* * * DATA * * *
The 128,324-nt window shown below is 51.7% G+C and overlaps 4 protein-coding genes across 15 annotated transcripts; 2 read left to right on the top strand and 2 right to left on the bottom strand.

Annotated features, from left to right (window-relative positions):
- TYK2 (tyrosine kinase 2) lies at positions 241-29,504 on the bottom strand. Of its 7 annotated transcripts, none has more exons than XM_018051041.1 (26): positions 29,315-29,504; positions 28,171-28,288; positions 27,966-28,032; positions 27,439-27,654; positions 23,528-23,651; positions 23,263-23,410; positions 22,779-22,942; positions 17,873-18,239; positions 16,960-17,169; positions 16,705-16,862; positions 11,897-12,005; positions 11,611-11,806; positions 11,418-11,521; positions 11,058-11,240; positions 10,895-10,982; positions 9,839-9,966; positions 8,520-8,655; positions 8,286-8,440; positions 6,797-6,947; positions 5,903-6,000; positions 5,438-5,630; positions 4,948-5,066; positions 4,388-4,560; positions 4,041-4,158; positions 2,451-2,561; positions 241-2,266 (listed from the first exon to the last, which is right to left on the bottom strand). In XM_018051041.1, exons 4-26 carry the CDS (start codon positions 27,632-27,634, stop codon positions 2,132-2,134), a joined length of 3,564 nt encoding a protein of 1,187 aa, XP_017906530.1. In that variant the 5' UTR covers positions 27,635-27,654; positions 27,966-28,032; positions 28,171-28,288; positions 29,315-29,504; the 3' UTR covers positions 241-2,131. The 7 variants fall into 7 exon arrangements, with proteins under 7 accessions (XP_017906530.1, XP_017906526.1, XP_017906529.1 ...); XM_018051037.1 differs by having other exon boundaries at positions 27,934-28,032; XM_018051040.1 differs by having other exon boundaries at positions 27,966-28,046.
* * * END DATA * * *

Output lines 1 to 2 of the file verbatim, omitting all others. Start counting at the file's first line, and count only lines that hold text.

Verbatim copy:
The 128,324-nt window shown below is 51.7% G+C and overlaps 4 protein-coding genes across 15 annotated transcripts; 2 read left to right on the top strand and 2 right to left on the bottom strand.

Annotated features, from left to right (window-relative positions):